A performance given at the Sam Wanamaker Playhouse in London of Cavalli's baroque opera L'Ormindo, with Samuel Boden in the title role and Christian Curnyn conducting.
Louise Fryer introduces a rare Baroque gem, recorded earlier this month at The Sam Wanamaker Playhouse in London, in its inaugural season: Francesco Cavalli's opera L'Ormindo, in a co-production between The Shakespeare's Globe and the Royal Opera House directed by Kasper Holten. Christian Curnyn conducts the Orchestra of the Early Opera Company leading a cast including tenors Samuel Boden and Ed Lyon as the princes Ormindo and Amidas, who fight for the love of Queen Erisbe, sung by Susanna Hurrell. There can only be one winner in this story of fate, adultery and forgiveness...
Ormindo ..... Samuel Boden (Tenor)
Amidas / Wind ..... Ed Lyon (Tenor)
Love / Nerillus ..... James Laing (Countertenor)
Eryka / Wind ..... Harry Nicoll (Tenor)
Music / Erisbe ..... Susanna Hurrell (Soprano)
Ariadenus ..... Graeme Broadbent (Bass)
Destiny / Osman / Wind ..... Ashley Riches (Baritone)
Lady Luck / Sicile ..... Joelle Harvey (Soprano)
Mirinda ..... Rachel Kelly (Mezzo-soprano)
Orchestra of the Early Opera Company
Christian Curnyn (Conductor).
The opera is set in Anfa (now Casablanca) in ancient times
‘Music’ sings a prologue to celebrate the fact that she will now inhabit this new theatre for the first time. The two foreign princes Ormindo and Amidas have arrived to help King Ariadenus in his war with the Spanish, but instead they have both fallen in love with his young Queen Erisbe. Amidas’ page Nerillus notes how love makes fools of men.
Amidas is already betrothed to Princess Sicle. She has followed him, accompanied by her nurse Eryka, in order to win him back. The Queen complains to her companion Mirinda about life as the wife of an old man, and is delighted with the declarations of love from the two princes. But she cannot make up her mind as to whom she prefers.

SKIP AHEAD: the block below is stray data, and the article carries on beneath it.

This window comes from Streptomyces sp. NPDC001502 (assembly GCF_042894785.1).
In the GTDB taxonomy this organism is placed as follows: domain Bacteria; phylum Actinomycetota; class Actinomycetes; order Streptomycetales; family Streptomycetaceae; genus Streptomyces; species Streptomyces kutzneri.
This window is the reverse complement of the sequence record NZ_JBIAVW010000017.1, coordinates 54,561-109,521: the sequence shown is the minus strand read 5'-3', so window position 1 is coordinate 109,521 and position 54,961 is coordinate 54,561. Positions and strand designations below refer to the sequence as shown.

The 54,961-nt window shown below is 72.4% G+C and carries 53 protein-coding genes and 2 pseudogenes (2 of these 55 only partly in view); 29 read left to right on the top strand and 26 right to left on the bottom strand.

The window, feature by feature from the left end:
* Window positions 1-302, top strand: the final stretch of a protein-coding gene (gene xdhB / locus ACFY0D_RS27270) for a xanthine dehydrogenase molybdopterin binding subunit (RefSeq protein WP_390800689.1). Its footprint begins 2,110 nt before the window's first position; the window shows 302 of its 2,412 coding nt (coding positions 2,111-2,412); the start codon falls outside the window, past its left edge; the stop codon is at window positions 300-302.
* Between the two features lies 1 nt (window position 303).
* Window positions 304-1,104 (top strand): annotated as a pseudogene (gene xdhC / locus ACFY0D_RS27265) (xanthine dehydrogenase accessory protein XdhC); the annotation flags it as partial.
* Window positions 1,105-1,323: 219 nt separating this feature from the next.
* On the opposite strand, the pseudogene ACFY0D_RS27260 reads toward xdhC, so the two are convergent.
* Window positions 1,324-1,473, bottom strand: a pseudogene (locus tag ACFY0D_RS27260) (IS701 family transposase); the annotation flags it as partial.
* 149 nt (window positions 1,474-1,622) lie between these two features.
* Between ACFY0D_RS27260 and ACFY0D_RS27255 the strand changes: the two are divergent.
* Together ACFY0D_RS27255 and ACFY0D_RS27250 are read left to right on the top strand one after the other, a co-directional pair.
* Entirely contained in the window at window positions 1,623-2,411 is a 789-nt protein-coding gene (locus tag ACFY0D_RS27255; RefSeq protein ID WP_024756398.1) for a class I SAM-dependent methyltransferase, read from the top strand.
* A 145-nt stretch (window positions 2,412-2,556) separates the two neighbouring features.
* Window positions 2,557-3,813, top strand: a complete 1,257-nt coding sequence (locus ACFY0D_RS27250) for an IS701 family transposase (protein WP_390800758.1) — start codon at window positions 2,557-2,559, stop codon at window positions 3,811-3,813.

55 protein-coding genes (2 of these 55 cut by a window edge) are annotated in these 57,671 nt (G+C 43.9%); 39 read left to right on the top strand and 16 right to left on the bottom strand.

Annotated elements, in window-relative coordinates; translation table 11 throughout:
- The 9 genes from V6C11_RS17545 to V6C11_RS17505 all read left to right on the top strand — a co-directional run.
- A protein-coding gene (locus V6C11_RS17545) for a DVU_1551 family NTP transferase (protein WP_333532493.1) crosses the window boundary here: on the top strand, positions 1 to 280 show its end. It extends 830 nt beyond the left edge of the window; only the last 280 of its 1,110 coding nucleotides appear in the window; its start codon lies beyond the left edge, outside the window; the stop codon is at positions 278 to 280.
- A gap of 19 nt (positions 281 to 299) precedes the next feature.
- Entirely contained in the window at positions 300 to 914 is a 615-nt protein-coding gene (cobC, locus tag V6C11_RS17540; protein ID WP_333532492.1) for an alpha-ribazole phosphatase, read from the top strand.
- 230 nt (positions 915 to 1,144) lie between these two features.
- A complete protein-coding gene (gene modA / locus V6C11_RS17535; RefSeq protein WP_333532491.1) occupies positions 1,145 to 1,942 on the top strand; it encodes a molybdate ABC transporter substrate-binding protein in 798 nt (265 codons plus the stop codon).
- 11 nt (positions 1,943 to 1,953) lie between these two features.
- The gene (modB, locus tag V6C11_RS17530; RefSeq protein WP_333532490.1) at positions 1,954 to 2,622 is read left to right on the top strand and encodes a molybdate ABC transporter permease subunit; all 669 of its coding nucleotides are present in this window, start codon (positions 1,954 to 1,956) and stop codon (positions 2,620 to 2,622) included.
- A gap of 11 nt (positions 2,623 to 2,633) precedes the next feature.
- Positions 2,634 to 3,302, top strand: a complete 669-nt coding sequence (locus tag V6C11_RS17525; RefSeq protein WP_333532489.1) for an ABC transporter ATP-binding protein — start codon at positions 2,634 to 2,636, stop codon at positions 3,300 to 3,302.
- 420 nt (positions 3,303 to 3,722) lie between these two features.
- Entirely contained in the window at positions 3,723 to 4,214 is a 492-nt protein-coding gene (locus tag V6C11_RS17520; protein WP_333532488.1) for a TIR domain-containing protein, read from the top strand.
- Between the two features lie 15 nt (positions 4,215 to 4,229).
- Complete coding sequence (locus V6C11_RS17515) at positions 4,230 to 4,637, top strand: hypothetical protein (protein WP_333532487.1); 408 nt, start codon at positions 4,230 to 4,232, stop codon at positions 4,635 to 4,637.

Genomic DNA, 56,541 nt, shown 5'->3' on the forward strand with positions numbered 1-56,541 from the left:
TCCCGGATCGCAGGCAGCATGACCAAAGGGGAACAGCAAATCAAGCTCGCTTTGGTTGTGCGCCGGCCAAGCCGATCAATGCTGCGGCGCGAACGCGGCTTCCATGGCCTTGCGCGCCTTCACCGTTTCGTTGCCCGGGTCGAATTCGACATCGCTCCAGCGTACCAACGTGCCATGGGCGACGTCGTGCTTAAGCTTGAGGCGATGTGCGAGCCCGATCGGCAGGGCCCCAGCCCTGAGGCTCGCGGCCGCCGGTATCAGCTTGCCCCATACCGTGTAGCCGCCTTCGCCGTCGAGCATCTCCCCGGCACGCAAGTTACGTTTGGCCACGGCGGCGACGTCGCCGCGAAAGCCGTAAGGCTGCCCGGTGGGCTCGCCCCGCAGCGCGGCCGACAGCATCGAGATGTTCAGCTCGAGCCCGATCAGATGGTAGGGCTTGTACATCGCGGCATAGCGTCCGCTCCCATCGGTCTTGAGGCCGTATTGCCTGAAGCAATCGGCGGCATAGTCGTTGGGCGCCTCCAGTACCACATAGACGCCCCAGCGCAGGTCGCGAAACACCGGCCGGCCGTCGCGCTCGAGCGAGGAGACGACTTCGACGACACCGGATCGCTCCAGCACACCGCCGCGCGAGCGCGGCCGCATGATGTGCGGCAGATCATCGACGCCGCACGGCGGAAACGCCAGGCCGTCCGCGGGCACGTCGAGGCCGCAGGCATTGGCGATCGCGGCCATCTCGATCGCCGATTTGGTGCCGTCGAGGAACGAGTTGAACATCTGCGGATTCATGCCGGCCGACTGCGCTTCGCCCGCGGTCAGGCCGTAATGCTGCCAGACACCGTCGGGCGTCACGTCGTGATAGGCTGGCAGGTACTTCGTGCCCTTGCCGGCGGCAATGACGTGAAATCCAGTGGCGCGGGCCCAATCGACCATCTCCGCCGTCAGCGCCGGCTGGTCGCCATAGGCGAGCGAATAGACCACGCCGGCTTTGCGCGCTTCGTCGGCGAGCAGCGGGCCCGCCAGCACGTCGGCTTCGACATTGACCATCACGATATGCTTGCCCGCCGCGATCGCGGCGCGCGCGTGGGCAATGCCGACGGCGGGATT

‘Destiny’ orders ‘Love’ to sort out the couples, so all can be happy. Sicle wants to prevent Queen Erisbe from choosing her fiancé Amidas as her lover. She dresses up as a gypsy and offers to tell Amidas’ and Erisbe’s fortunes. ‘The gypsy’ reads in Amidas’ hand that he is unfaithful and a liar. This provokes Erisbe to choose Ormindo. Amidas is desperate, and Eryka – also dressed up as a gypsy – offers to help him by secret magic if he meets her in a nearby cave. Ormindo announces to Erisbe that he has been called back to his home. Erisbe decides to run away with him.
In the cave, Eryka convinces Amidas that Sicle has died of grief after he left her. Sicle pretends she is dead and appears as her own ghost, accusing her unfaithful lover. Amidas is stricken with guilt and swears that he still loves her, and Sicle tells him that she is still alive and real. The couple declare their mutual love and are reconciled.
‘Lady Luck’ summons the winds to turn back the ship carrying the fleeing Erisbe and Ormindo. Ariadenus is furious about his wife’s elopement and orders his captain Osman to capture and poison the couple. Mirinda persuades Osman to exchange the poison for a sleeping draft, on the condition that she will marry him. Not knowing what Mirinda has done, Ormindo and Erisbe drink the potion and resign themselves to death.
Ariadenus receives a letter with the news that Ormindo is his long-lost son. He believes he has killed his son, and is filled with remorse. Osman reassures him that the lovers are still alive – they are only sleeping. Ormindo and Erisbe wake up, and Ariadenus tells them who he is. Ormindo begs his father’s forgiveness. Ariadenus lets Ormindo have both his Queen and his kingdom, and all celebrate the power of love.